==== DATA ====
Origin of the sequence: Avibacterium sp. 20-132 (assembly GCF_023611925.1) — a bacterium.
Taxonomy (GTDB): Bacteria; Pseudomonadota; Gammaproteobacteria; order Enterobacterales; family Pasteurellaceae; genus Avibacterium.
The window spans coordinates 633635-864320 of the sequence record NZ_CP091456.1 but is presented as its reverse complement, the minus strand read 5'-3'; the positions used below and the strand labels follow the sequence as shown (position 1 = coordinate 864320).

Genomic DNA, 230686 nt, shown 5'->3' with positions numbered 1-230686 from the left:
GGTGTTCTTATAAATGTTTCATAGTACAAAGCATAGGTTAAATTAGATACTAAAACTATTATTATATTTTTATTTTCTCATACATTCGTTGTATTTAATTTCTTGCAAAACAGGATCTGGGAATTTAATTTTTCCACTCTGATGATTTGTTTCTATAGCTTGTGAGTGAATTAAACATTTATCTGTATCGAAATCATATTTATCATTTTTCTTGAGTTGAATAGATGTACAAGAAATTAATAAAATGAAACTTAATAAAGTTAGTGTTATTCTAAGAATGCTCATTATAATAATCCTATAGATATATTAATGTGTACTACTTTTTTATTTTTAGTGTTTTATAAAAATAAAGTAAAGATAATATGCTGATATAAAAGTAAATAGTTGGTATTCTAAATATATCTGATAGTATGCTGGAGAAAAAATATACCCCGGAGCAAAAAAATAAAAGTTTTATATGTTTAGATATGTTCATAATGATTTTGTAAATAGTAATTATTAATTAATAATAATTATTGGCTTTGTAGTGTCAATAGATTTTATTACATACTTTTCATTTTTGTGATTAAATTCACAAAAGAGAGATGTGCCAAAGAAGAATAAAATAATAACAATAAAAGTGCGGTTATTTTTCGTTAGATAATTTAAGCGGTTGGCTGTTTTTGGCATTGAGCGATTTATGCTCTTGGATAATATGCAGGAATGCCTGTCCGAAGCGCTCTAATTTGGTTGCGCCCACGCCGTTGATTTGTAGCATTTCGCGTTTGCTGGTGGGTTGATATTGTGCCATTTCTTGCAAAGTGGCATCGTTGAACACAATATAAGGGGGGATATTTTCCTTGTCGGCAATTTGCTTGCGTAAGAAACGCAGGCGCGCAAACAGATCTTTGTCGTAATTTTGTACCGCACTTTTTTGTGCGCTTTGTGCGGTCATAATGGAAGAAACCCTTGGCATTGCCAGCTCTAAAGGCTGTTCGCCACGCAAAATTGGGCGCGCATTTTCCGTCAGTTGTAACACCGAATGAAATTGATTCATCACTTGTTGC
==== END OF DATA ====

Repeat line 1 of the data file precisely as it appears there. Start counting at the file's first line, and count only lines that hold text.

Origin of the sequence: Avibacterium sp. 20-132 (assembly GCF_023611925.1) — a bacterium.